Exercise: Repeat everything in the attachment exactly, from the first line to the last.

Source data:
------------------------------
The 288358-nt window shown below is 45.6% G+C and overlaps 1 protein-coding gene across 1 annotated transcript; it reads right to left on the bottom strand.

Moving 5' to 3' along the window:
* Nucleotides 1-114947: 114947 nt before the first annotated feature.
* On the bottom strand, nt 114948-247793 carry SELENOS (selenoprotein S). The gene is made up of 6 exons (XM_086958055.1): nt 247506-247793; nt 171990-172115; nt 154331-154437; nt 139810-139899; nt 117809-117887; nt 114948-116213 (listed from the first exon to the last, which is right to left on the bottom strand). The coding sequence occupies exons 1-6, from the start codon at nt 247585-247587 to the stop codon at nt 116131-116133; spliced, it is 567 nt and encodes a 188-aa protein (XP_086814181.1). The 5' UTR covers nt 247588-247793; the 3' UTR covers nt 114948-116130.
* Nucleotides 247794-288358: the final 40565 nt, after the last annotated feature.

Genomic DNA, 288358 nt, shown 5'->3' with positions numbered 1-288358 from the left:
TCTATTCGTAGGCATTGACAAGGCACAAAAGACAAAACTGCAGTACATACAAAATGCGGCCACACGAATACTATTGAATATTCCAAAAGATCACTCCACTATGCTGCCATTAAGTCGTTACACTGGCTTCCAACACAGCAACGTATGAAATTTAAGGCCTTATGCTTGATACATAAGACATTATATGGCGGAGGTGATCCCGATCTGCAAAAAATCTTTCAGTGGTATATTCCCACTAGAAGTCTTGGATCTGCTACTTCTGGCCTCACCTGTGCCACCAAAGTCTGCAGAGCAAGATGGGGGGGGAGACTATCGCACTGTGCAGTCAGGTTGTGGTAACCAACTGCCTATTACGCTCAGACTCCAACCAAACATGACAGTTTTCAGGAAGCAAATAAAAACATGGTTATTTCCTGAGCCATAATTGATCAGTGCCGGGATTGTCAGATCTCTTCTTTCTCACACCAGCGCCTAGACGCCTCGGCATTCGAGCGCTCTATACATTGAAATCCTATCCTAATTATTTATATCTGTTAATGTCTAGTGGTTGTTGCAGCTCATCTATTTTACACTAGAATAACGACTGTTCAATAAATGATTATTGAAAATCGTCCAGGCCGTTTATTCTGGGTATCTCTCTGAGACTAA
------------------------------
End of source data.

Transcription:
The 288358-nt window shown below is 45.6% G+C and overlaps 1 protein-coding gene across 1 annotated transcript; it reads right to left on the bottom strand.

Moving 5' to 3' along the window:
* Nucleotides 1-114947: 114947 nt before the first annotated feature.
* On the bottom strand, nt 114948-247793 carry SELENOS (selenoprotein S). The gene is made up of 6 exons (XM_086958055.1): nt 247506-247793; nt 171990-172115; nt 154331-154437; nt 139810-139899; nt 117809-117887; nt 114948-116213 (listed from the first exon to the last, which is right to left on the bottom strand). The coding sequence occupies exons 1-6, from the start codon at nt 247585-247587 to the stop codon at nt 116131-116133; spliced, it is 567 nt and encodes a 188-aa protein (XP_086814181.1). The 5' UTR covers nt 247588-247793; the 3' UTR covers nt 114948-116130.
* Nucleotides 247794-288358: the final 40565 nt, after the last annotated feature.

Genomic DNA, 288358 nt, shown 5'->3' with positions numbered 1-288358 from the left:
TCTATTCGTAGGCATTGACAAGGCACAAAAGACAAAACTGCAGTACATACAAAATGCGGCCACACGAATACTATTGAATATTCCAAAAGATCACTCCACTATGCTGCCATTAAGTCGTTACACTGGCTTCCAACACAGCAACGTATGAAATTTAAGGCCTTATGCTTGATACATAAGACATTATATGGCGGAGGTGATCCCGATCTGCAAAAAATCTTTCAGTGGTATATTCCCACTAGAAGTCTTGGATCTGCTACTTCTGGCCTCACCTGTGCCACCAAAGTCTGCAGAGCAAGATGGGGGGGGAGACTATCGCACTGTGCAGTCAGGTTGTGGTAACCAACTGCCTATTACGCTCAGACTCCAACCAAACATGACAGTTTTCAGGAAGCAAATAAAAACATGGTTATTTCCTGAGCCATAATTGATCAGTGCCGGGATTGTCAGATCTCTTCTTTCTCACACCAGCGCCTAGACGCCTCGGCATTCGAGCGCTCTATACATTGAAATCCTATCCTAATTATTTATATCTGTTAATGTCTAGTGGTTGTTGCAGCTCATCTATTTTACACTAGAATAACGACTGTTCAATAAATGATTATTGAAAATCGTCCAGGCCGTTTATTCTGGGTATCTCTCTGAGACTAA